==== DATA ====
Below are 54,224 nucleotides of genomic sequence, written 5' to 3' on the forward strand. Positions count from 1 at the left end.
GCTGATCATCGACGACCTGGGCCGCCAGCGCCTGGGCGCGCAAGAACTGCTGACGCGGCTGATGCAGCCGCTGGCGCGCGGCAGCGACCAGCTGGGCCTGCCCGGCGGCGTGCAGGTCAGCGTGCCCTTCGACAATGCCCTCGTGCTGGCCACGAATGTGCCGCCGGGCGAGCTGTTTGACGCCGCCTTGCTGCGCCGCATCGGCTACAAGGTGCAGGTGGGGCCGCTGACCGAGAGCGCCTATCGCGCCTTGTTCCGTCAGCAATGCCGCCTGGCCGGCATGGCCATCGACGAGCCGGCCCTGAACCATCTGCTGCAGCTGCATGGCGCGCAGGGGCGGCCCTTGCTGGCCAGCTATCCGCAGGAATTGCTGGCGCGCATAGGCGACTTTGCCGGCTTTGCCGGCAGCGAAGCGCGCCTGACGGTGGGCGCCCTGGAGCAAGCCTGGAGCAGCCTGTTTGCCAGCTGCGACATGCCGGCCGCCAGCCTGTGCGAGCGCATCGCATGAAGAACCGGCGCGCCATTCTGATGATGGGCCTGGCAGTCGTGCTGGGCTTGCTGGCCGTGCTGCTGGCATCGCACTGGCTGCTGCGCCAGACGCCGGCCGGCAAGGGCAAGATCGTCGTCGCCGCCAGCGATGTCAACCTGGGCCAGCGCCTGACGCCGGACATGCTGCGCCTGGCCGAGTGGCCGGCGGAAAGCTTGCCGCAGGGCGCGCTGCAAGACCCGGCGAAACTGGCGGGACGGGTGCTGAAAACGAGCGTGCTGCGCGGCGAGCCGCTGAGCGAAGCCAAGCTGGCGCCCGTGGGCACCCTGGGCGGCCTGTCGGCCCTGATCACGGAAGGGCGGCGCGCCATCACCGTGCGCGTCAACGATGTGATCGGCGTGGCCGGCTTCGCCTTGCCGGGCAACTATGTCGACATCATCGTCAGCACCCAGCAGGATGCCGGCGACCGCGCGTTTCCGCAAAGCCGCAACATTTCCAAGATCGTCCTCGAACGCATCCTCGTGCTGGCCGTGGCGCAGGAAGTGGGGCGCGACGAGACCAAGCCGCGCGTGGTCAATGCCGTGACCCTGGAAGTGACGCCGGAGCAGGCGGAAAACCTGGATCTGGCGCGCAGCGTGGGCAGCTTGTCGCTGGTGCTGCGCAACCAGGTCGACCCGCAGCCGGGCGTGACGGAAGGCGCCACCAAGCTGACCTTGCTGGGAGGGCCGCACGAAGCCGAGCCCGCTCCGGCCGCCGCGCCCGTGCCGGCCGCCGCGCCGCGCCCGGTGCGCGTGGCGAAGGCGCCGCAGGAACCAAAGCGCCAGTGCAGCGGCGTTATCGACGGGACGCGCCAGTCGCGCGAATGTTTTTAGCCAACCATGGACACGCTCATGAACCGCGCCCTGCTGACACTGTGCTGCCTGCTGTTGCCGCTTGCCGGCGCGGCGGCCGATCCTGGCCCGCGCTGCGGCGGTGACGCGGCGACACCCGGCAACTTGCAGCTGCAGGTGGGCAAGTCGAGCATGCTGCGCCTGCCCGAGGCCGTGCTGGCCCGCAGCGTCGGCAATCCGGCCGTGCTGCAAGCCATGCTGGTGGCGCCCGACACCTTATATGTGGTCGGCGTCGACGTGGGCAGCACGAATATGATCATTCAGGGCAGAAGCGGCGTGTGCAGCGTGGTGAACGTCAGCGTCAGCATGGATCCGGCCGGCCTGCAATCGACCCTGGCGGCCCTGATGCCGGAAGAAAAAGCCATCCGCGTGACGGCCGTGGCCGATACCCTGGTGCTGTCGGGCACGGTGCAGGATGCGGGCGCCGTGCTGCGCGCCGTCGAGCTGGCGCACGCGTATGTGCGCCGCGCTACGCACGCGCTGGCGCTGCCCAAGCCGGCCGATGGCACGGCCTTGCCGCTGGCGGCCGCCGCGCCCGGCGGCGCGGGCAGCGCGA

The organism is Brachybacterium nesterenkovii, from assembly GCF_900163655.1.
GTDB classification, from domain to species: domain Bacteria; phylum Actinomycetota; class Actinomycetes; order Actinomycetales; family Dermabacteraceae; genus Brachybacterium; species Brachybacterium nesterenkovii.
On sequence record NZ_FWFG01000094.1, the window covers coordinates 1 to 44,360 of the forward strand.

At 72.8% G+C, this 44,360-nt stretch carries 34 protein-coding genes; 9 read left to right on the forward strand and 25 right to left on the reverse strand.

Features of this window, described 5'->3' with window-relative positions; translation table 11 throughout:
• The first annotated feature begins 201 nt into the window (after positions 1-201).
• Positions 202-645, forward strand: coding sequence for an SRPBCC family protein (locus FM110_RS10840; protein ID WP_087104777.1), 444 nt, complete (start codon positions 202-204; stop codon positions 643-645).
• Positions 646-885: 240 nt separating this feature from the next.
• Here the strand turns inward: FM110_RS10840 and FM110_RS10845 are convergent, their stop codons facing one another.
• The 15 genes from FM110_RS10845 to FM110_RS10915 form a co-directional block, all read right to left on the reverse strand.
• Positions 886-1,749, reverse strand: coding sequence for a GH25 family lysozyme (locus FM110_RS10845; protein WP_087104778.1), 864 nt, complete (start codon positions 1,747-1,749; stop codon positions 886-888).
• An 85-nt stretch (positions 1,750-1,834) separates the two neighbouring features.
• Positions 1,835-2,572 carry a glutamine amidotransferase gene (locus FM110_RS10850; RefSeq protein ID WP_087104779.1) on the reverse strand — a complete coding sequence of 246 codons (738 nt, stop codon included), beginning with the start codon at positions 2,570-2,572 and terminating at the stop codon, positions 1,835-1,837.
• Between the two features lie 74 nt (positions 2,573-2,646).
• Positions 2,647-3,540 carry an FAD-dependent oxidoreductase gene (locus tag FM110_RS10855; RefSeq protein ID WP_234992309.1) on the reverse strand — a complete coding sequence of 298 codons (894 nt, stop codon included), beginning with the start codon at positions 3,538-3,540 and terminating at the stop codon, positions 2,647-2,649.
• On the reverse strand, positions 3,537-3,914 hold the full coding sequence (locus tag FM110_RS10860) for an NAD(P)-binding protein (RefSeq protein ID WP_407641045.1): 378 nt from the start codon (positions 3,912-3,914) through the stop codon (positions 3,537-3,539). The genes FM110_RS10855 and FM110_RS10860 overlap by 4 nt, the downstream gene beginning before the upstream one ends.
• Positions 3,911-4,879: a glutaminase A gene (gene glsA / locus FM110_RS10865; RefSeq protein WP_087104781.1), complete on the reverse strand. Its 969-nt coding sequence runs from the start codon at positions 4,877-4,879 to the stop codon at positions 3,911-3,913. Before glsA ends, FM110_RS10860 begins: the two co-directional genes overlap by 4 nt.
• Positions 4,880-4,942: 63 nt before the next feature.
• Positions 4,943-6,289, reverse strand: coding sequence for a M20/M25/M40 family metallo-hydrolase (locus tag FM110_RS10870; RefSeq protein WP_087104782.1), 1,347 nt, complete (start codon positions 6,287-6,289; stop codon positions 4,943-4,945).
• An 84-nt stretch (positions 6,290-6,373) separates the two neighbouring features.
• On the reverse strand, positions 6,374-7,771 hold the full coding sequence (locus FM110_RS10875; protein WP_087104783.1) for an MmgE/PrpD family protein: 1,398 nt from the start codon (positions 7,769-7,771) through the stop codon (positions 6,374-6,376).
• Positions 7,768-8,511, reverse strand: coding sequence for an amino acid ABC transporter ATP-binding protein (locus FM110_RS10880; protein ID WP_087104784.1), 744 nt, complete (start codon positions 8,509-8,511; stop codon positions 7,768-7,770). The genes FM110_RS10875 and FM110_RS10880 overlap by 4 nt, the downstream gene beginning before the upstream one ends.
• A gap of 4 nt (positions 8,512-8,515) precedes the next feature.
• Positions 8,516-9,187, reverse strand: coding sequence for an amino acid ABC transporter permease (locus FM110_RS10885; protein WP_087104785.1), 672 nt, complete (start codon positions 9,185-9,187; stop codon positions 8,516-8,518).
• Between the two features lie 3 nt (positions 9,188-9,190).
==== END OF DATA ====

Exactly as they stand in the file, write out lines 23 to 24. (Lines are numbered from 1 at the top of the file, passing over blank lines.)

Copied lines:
• On the reverse strand, positions 6,374-7,771 hold the full coding sequence (locus FM110_RS10875; protein WP_087104783.1) for an MmgE/PrpD family protein: 1,398 nt from the start codon (positions 7,769-7,771) through the stop codon (positions 6,374-6,376).
• Positions 7,768-8,511, reverse strand: coding sequence for an amino acid ABC transporter ATP-binding protein (locus FM110_RS10880; protein ID WP_087104784.1), 744 nt, complete (start codon positions 8,509-8,511; stop codon positions 7,768-7,770). The genes FM110_RS10875 and FM110_RS10880 overlap by 4 nt, the downstream gene beginning before the upstream one ends.